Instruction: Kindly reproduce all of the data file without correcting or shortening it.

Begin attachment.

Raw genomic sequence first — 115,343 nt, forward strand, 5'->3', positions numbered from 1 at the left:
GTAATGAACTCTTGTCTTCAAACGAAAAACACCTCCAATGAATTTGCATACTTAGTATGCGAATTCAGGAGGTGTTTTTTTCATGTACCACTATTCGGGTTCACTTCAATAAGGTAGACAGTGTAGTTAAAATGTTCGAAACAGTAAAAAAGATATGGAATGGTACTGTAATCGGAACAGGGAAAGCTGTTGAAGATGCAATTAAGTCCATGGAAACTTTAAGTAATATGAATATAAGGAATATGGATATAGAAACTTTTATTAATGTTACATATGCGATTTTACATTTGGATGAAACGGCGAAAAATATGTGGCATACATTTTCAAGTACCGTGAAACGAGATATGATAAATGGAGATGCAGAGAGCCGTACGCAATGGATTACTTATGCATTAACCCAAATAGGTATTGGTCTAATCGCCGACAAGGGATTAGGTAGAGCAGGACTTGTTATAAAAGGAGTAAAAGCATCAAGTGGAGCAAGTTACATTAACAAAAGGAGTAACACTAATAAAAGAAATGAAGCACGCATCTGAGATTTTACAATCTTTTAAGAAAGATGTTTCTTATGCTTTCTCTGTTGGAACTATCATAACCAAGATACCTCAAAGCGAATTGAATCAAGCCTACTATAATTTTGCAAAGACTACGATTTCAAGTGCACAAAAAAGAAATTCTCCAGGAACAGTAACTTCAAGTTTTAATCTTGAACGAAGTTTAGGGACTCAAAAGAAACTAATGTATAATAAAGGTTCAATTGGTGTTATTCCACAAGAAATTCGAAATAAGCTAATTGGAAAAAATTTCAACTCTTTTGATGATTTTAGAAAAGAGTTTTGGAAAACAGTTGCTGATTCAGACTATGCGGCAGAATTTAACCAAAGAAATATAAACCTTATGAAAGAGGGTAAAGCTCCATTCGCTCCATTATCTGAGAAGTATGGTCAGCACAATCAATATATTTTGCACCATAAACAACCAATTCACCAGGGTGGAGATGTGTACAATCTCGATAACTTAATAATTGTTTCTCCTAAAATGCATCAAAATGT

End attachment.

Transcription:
Raw genomic sequence first — 115,343 nt, forward strand, 5'->3', positions numbered from 1 at the left:
GTAATGAACTCTTGTCTTCAAACGAAAAACACCTCCAATGAATTTGCATACTTAGTATGCGAATTCAGGAGGTGTTTTTTTCATGTACCACTATTCGGGTTCACTTCAATAAGGTAGACAGTGTAGTTAAAATGTTCGAAACAGTAAAAAAGATATGGAATGGTACTGTAATCGGAACAGGGAAAGCTGTTGAAGATGCAATTAAGTCCATGGAAACTTTAAGTAATATGAATATAAGGAATATGGATATAGAAACTTTTATTAATGTTACATATGCGATTTTACATTTGGATGAAACGGCGAAAAATATGTGGCATACATTTTCAAGTACCGTGAAACGAGATATGATAAATGGAGATGCAGAGAGCCGTACGCAATGGATTACTTATGCATTAACCCAAATAGGTATTGGTCTAATCGCCGACAAGGGATTAGGTAGAGCAGGACTTGTTATAAAAGGAGTAAAAGCATCAAGTGGAGCAAGTTACATTAACAAAAGGAGTAACACTAATAAAAGAAATGAAGCACGCATCTGAGATTTTACAATCTTTTAAGAAAGATGTTTCTTATGCTTTCTCTGTTGGAACTATCATAACCAAGATACCTCAAAGCGAATTGAATCAAGCCTACTATAATTTTGCAAAGACTACGATTTCAAGTGCACAAAAAAGAAATTCTCCAGGAACAGTAACTTCAAGTTTTAATCTTGAACGAAGTTTAGGGACTCAAAAGAAACTAATGTATAATAAAGGTTCAATTGGTGTTATTCCACAAGAAATTCGAAATAAGCTAATTGGAAAAAATTTCAACTCTTTTGATGATTTTAGAAAAGAGTTTTGGAAAACAGTTGCTGATTCAGACTATGCGGCAGAATTTAACCAAAGAAATATAAACCTTATGAAAGAGGGTAAAGCTCCATTCGCTCCATTATCTGAGAAGTATGGTCAGCACAATCAATATATTTTGCACCATAAACAACCAATTCACCAGGGTGGAGATGTGTACAATCTCGATAACTTAATAATTGTTTCTCCTAAAATGCATCAAAATGT